Skip to Accessibility Tools Skip to Content Skip to Footer

Robotic Prostatectomy Surgery

I have always been a healthy guy so when I started to urinate blood after my weekly 3 mile run I was to say the least alarmed. Within 6 weeks I had PSA test, CT scan, bone scan and a prostate biopsy with the Gleason score of 8. My head is still spinning with the news of prostate cancer and still trying to sort things out in my head with my upcoming robotic-assisted surgery in less than 2 weeks. Not sure what to expect after the surgery, after reading some of the stories here it sounds like my life is going to change in a major way. I just hope I have some of the qualities of my life that I have enjoyed for the past 58 years.

This article represents the opinions, thoughts, and experiences of the author; none of this content has been paid for by any advertiser. The team does not recommend or endorse any products or treatments discussed herein. Learn more about how we maintain editorial integrity here.


  • JoBu
    2 days ago

    Hello Oshrunner,
    From your whirlwind experience of suspecting a problem, having multiple tests, choosing treatment and scheduling surgery I’m sure your head is spinning. I spaced that process out over 18 months and felt overwhelmed at times. The encouragement I can give you is that I felt better the day of my surgery than I had in weeks leading up to it, because I had peace of mind that I was being treated.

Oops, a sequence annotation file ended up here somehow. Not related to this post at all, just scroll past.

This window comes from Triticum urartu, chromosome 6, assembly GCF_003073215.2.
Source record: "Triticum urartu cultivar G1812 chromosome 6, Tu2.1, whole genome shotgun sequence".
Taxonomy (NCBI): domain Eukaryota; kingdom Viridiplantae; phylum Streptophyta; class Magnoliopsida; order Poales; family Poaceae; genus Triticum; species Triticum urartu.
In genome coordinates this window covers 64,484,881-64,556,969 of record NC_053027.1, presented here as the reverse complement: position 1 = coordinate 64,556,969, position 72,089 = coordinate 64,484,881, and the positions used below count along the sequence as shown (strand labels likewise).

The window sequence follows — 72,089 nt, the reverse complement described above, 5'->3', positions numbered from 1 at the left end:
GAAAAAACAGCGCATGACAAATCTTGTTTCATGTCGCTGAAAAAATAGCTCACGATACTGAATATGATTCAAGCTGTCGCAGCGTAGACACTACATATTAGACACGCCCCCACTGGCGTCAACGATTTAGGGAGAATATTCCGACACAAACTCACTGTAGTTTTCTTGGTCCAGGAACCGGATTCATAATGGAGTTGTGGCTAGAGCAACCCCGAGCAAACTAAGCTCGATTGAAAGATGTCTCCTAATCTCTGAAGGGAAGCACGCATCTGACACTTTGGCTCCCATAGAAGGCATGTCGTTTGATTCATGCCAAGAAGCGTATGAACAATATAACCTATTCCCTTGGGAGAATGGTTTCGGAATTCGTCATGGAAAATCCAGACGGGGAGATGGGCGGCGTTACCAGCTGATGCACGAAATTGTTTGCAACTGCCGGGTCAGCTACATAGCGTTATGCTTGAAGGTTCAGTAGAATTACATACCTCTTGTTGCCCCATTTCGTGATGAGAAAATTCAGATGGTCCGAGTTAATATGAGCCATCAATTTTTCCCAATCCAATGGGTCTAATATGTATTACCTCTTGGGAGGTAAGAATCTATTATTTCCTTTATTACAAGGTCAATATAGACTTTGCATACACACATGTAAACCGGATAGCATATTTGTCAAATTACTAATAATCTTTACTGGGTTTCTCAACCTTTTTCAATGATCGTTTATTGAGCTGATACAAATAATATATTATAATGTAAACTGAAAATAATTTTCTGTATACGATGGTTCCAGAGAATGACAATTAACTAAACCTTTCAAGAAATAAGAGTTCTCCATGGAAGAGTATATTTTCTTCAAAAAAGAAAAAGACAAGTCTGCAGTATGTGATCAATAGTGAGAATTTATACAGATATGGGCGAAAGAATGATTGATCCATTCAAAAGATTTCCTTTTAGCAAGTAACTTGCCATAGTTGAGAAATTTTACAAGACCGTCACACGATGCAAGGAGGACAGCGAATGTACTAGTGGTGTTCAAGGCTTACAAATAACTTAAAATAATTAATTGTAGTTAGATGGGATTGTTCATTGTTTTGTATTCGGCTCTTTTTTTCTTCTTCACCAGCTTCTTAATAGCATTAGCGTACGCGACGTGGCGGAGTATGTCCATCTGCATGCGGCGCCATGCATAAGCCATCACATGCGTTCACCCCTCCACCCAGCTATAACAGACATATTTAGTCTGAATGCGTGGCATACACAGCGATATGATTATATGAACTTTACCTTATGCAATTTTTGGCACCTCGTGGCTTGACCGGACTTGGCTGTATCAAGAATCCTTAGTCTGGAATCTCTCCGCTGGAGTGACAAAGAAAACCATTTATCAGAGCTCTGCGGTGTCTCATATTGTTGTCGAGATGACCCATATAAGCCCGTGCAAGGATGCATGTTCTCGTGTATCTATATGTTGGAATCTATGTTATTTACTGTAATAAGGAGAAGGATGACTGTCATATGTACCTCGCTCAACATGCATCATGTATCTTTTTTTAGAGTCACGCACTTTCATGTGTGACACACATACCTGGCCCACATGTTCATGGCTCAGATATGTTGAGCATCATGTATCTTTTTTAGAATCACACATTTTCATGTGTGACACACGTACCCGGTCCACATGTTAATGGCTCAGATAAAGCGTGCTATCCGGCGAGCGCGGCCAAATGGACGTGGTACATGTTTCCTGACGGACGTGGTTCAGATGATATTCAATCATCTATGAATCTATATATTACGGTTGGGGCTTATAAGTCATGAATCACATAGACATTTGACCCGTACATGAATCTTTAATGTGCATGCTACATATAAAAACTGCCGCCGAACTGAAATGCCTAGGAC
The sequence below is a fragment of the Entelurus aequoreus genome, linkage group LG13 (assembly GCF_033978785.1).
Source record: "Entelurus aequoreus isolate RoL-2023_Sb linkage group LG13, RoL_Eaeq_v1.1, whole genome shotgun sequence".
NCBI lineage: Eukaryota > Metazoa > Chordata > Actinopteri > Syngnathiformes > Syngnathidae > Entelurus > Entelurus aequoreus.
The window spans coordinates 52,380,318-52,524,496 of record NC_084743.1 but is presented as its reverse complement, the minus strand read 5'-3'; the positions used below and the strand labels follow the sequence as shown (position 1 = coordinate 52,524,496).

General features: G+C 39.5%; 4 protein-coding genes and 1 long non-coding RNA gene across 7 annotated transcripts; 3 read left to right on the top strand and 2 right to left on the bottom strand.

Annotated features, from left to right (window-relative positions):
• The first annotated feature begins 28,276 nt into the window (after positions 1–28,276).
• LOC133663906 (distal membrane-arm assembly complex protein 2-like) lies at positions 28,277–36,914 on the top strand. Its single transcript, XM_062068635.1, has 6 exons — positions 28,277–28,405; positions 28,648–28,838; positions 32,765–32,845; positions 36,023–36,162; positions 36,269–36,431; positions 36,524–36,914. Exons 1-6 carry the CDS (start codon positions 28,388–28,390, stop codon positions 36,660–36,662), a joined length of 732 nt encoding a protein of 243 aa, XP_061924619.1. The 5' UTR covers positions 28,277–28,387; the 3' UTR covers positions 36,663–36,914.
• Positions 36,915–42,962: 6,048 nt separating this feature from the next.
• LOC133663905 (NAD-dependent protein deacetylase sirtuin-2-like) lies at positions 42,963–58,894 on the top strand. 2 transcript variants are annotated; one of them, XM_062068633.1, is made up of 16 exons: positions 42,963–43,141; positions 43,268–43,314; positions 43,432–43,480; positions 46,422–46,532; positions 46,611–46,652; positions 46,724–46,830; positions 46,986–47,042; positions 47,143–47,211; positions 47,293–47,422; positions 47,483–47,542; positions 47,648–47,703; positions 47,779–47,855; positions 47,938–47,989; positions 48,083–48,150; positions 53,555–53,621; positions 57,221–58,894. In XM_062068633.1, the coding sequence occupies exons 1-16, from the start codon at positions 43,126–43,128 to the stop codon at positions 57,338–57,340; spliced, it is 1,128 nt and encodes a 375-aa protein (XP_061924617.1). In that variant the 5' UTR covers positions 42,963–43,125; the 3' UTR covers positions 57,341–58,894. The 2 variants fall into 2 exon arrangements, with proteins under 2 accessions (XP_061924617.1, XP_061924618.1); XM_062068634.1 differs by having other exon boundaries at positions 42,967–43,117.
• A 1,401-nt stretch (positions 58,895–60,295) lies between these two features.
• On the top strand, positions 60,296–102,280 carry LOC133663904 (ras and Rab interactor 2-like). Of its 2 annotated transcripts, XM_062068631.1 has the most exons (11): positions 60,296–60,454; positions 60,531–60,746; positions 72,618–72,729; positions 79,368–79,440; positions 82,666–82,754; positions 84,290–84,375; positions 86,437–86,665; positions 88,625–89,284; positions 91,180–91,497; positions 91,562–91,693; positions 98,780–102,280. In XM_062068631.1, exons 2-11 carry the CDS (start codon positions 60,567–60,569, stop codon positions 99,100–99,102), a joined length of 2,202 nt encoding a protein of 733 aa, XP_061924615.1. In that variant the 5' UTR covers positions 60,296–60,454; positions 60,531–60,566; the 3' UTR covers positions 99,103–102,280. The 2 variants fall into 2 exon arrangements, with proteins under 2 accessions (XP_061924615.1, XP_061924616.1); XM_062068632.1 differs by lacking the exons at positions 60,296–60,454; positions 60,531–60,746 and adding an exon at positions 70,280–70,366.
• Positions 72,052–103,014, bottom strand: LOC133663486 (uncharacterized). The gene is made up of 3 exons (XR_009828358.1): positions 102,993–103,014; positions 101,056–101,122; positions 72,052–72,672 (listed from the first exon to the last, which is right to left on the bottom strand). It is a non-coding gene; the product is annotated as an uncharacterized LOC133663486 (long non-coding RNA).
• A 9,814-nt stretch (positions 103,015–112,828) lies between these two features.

My pre-surgery advice is: practice “prehab” and start doing your kegels now. You’ll be glad later. After the surgery take it really easy. As a runner you’ll probably want to get active again soon. Don’t rush it, give your body time to heal.

  • Richard Faust moderator
    3 weeks ago

    Hi Oshrunner. Sorry to hear about the diagnosis, but glad you have come to a place you can get information and support. Many guys here have been where you are and understand.

    First and most important thing to point out is the PCa is absolutely treatable. As cited with specifics on this page covering PCa statistics, the survival rates, especially for early stages, is very high:

    Second, concerning the prostatectomy and the potential side effects, you may want to look at this article on the topic from our editorial team: You doctor should also be able to give you more details.

    You are correct that things will change and it is important to learn what you can, as there are things that you can do to prepare and steps to take post surgery. In this article one of our contributors writes about his surgery and the early recovery period: Other community members may also chime in with their experiences, but it is important to remember that everyone is different and experiences side effects differently. Again, your doctor should also be able to help in this area.

    Know that you can do this and this community will be here for you. Please feel free to keep us posted on how you are doing. Best, Richard ( Team)

  • Poll